Leeds paraplegics' clinic a first for Yorkshire
Prospects for spinal injury patients have been boosted by the opening in Leeds of the UK's first Ekso Centre
The centre's speciality is a robotic 'bionic' suit comprised of a battery-powered artificial skeleton. The 'exoskeleton
' is designed to energise paralysed muscles, allowing paraplegics to stand and walk
under clinical supervision.
The Ekso Centre
is located at Technology in Motion
, a specialist clinic in Whinmoor, and will focus on both private treatment and research.
Among the first to benefit from Ekso is David Follett, 22, an incomplete tetraplegic. The Exeter man was hospitalised for 7 months after a car accident, since when rehabilitation has helped him develop skills in wheelchair badminton.
"It is such a great feeling to walk again, virtually by myself, it feels really natural," said Mr Follett.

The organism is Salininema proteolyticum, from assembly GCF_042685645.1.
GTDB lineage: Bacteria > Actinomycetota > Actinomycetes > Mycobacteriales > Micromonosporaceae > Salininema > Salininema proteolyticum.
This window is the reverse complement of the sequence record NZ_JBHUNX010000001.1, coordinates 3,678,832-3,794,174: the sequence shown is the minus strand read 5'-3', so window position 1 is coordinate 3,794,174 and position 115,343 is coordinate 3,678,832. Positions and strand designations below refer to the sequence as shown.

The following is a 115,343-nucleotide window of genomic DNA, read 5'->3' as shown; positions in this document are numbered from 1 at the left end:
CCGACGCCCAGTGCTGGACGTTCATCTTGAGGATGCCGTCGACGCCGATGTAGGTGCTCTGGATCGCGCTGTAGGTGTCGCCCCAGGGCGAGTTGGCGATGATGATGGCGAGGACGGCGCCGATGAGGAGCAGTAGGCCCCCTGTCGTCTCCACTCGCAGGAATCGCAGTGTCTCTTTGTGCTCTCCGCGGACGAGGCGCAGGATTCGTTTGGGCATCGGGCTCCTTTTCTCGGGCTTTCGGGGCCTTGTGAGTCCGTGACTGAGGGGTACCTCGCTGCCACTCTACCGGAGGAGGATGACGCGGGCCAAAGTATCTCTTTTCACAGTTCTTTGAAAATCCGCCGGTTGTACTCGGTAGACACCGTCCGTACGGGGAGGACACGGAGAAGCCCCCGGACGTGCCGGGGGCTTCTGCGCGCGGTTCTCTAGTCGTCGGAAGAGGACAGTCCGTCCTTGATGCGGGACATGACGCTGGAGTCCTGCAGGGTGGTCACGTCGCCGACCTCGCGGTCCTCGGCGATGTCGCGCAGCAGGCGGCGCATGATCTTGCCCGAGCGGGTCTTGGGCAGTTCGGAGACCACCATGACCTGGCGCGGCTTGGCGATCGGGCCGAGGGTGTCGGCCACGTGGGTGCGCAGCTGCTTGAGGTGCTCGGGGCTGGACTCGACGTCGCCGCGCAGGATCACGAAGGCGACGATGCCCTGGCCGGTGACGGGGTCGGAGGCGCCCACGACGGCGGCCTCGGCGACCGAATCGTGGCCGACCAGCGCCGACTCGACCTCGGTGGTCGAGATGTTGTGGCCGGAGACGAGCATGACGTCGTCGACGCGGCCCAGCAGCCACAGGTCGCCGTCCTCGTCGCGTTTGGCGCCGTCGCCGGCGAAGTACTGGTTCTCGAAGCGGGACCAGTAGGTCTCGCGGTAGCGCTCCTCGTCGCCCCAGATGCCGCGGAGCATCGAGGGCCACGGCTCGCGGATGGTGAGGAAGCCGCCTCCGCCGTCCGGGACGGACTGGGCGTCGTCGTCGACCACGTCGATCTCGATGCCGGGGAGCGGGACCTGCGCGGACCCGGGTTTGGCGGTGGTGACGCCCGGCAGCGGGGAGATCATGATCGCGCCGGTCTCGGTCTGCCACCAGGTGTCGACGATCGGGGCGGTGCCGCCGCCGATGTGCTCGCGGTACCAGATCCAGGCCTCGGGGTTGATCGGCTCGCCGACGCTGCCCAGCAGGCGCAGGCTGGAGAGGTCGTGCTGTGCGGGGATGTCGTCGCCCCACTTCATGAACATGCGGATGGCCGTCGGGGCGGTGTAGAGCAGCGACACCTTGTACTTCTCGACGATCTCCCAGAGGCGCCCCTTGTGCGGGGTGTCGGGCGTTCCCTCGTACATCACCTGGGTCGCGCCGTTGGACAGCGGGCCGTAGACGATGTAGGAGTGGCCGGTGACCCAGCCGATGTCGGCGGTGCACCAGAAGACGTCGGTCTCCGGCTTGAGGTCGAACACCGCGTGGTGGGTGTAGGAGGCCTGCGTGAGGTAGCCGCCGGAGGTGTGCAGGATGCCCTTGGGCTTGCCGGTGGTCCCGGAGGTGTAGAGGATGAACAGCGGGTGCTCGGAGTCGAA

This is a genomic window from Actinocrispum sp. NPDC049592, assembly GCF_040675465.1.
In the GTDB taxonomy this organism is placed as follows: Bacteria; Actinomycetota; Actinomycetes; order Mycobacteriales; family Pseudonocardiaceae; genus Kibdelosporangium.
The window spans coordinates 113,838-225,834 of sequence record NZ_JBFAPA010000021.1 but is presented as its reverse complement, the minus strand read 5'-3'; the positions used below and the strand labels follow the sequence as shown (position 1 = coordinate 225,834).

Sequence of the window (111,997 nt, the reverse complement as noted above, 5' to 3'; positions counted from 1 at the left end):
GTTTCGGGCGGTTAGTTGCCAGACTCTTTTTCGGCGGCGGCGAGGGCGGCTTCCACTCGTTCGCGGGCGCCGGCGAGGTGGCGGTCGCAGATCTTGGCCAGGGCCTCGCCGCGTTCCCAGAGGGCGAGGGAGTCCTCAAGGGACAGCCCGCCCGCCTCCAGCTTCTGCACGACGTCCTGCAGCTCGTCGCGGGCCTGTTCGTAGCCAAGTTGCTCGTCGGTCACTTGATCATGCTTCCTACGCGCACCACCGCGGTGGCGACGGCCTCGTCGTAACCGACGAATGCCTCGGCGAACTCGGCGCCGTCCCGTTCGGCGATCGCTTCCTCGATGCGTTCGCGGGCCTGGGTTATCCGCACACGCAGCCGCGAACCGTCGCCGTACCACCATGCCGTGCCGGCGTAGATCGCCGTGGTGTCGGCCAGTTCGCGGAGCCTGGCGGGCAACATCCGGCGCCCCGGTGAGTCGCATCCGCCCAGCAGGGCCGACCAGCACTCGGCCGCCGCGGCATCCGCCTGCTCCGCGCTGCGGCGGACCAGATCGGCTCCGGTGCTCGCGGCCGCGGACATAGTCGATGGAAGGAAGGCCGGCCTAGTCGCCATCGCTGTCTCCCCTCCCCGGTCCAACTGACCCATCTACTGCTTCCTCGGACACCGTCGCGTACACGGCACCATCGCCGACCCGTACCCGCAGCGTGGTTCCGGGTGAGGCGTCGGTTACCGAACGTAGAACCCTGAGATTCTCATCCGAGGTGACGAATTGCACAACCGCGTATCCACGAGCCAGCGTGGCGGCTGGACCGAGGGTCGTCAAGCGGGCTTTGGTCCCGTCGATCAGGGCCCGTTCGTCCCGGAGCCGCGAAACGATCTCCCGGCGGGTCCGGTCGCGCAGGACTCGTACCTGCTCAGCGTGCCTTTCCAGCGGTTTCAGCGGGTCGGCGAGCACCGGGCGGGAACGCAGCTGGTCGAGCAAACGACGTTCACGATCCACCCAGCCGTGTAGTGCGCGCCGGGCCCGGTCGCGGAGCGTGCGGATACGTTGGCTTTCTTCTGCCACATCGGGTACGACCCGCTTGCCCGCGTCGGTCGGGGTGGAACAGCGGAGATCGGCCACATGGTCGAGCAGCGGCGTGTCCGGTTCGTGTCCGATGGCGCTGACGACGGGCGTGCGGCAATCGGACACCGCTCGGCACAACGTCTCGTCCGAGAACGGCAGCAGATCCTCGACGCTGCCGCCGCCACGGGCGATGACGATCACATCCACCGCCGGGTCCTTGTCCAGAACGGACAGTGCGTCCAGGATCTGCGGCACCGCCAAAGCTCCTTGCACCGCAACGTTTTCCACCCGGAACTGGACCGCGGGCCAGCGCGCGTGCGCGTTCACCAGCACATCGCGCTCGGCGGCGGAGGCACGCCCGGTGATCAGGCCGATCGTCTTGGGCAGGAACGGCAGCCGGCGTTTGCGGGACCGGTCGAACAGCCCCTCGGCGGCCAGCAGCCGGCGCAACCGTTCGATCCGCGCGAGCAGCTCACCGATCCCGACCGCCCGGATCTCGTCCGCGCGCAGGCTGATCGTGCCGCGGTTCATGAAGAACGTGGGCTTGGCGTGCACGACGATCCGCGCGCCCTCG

Another beneficiary of Ekso, 43-year-old Andrew Glenie from Kent, suffered a spinal cord injury
in 1993 during a sidecar racing accident. Mr Glenie said his posture has been improved by the suit.
Andy Hayes, MD of Ekso Bionics in Europe, said: "This is very new and exciting technology."
For a patient to use Ekso, a physician will need to confirm that all leg joints have a good range of motion, upper body strength is reasonable and that the patient has sitting balance and can transfer from a wheelchair to other surfaces.